Sometimes you may want to find out the gender of a baby shark, and surprisingly enough many people DO want to know. Although they may look exactly like their parents when they are born, which is a smaller version of "I am going to kill you later, don't mess with my dad" It may interest you to know that sharks don't necessarily need a male to propagate their species.
Known as Parthenogenesis (from the Greek meaning of Virgin birth) an egg can start to divide without being fertilized and recent evidence has shown that female sharks will use this process when there is an absence of males. A pup conceived in this way is going to be undoubtedly female, lacking any threads of male genetic material; she will inherit all her mother's genes.
Reproductive fluid received from a male shark can be stored for short period by the female, to be used at a later date, but sharks kept in long term captivity have suddenly produced babies after many years, such as a baby hammerhead born at a Nebraska Zoo in Omaha.Marine biologist Paulo Prodohl of Queen's University of Belfast, Northern Ireland, says that this is a surprising occurrence "because as far as anyone knew, all sharks reproduced only sexually by a male and female mating, requiring the embryo to get DNA from both parents for full development, just like in mammals."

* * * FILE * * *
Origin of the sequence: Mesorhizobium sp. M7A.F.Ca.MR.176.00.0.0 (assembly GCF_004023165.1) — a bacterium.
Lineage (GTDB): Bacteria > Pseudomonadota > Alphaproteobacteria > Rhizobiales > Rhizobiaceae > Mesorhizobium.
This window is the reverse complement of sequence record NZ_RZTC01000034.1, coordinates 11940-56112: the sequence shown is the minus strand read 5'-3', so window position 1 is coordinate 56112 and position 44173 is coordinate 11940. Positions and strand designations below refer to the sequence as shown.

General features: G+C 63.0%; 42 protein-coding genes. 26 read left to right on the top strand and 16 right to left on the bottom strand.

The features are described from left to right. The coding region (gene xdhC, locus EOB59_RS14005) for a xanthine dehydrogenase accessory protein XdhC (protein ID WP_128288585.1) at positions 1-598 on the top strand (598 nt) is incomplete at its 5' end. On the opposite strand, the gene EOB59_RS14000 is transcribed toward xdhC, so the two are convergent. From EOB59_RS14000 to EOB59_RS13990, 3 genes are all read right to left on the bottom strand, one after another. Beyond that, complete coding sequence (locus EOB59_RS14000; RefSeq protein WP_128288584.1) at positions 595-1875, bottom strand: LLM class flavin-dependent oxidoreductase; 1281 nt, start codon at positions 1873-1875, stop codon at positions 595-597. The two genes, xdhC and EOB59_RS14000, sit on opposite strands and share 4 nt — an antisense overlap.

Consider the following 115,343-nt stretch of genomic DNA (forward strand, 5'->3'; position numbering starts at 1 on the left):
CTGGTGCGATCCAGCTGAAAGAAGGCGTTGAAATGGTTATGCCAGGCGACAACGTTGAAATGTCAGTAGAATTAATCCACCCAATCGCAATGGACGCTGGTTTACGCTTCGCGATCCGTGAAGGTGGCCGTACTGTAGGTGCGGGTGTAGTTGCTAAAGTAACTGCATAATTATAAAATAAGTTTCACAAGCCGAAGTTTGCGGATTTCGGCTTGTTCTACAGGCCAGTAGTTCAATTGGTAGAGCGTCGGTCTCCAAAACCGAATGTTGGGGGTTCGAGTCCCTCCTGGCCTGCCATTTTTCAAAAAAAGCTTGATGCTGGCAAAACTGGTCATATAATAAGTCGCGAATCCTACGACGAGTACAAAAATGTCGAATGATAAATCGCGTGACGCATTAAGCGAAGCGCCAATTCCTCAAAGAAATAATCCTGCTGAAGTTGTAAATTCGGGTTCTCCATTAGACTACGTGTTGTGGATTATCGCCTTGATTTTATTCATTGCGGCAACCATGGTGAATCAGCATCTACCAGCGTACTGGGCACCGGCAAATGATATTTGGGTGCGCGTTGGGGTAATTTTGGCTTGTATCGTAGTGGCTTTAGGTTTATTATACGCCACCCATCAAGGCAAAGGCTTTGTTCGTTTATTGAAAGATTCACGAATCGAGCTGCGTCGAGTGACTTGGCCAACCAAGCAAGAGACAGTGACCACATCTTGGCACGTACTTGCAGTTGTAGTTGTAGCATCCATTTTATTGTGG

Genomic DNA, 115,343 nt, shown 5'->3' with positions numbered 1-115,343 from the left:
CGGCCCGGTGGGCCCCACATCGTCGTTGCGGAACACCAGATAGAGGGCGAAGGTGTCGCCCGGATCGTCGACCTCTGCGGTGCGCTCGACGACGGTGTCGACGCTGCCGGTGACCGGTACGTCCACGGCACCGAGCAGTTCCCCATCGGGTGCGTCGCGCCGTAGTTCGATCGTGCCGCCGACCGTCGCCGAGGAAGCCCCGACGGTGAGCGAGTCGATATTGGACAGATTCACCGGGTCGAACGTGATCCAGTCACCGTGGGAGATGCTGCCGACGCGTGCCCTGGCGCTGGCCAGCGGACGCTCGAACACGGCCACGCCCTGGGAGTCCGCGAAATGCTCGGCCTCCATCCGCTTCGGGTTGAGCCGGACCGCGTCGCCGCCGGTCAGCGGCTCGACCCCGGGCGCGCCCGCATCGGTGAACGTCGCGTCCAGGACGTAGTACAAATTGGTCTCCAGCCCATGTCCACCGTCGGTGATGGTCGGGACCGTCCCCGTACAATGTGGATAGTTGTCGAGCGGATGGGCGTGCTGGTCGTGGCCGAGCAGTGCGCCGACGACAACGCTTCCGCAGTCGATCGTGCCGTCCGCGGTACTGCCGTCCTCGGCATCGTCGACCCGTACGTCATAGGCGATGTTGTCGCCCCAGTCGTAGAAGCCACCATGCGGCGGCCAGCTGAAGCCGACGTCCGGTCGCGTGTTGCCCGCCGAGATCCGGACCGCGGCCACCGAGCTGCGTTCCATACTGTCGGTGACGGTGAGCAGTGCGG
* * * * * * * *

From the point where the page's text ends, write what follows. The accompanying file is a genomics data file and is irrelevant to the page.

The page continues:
Known as "pups " new born sharks can come into the world from an egg that is hatched outside or inside the body, or from being incubated inside a womb, much the same way that a human baby is.
It is also a dog eat dog world out there (sorry I meant shark eat shark) because "even before they're born, baby sharks have to be tough to survive. Some that grow inside their mothers compete with their womb-mates for food, space, and their very lives. Others have to escape as soon as their mothers give birth to avoid becoming her tasty snack." (Tough, Toothy Baby Sharks by Sandra Markle) With such fierce pre-natal training, baby sharks have the capability to feed and fend for themselves as soon as they are born.
Telling the gender of a baby shark is difficult at a really young age, but you can get a good idea as soon as evidence of "claspers" on the pelvic fin start to appear. They look like a couple of lobes that are sausage like in appearance, indicating that the shark is a male. These are the reproductive organs and they appear on the ventral side of the pelvic girdle. The female will have a smooth appearance.